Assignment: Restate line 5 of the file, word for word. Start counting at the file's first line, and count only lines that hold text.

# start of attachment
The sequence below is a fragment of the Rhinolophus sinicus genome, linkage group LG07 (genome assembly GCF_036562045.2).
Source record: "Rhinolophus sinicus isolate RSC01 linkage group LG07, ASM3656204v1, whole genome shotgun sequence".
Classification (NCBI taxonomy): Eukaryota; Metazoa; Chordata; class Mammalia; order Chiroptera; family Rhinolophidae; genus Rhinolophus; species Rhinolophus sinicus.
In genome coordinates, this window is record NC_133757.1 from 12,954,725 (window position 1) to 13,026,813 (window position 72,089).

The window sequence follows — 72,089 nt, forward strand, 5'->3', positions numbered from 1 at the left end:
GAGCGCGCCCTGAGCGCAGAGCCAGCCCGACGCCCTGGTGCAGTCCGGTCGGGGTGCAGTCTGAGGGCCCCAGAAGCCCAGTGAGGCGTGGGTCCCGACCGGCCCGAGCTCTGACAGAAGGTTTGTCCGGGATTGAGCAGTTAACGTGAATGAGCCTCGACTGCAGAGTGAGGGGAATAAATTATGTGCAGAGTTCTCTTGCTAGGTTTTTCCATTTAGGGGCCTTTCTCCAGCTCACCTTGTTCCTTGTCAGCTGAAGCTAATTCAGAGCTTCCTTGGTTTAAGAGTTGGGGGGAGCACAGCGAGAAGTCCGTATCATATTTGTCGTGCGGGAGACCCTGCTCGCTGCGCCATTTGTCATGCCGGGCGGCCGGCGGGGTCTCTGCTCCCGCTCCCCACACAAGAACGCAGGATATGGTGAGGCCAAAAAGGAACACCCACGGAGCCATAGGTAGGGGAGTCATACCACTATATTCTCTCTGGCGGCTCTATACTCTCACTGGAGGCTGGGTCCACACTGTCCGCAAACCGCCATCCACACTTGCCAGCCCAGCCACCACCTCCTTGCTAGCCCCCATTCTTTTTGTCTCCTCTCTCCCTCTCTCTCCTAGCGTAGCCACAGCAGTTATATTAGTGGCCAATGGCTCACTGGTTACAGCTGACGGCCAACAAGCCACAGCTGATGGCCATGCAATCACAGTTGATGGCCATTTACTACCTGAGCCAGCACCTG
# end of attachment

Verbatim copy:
The window sequence follows — 72,089 nt, forward strand, 5'->3', positions numbered from 1 at the left end: